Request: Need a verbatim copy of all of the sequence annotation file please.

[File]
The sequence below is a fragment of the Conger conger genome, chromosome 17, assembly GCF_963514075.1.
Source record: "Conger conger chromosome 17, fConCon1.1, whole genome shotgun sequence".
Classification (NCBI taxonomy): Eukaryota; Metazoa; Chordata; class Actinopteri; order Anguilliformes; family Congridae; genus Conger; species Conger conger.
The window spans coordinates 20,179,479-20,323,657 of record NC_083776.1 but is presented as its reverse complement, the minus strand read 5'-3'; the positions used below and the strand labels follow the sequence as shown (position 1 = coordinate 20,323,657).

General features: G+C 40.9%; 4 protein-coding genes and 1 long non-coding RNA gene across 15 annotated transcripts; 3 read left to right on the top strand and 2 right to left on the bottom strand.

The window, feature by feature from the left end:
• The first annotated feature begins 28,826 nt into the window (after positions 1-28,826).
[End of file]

The sequence below is a fragment of the Conger conger genome, chromosome 17, assembly GCF_963514075.1.
Source record: "Conger conger chromosome 17, fConCon1.1, whole genome shotgun sequence".
Classification (NCBI taxonomy): Eukaryota; Metazoa; Chordata; class Actinopteri; order Anguilliformes; family Congridae; genus Conger; species Conger conger.
The window spans coordinates 20,179,479-20,323,657 of record NC_083776.1 but is presented as its reverse complement, the minus strand read 5'-3'; the positions used below and the strand labels follow the sequence as shown (position 1 = coordinate 20,323,657).

General features: G+C 40.9%; 4 protein-coding genes and 1 long non-coding RNA gene across 15 annotated transcripts; 3 read left to right on the top strand and 2 right to left on the bottom strand.

The window, feature by feature from the left end:
• The first annotated feature begins 28,826 nt into the window (after positions 1-28,826).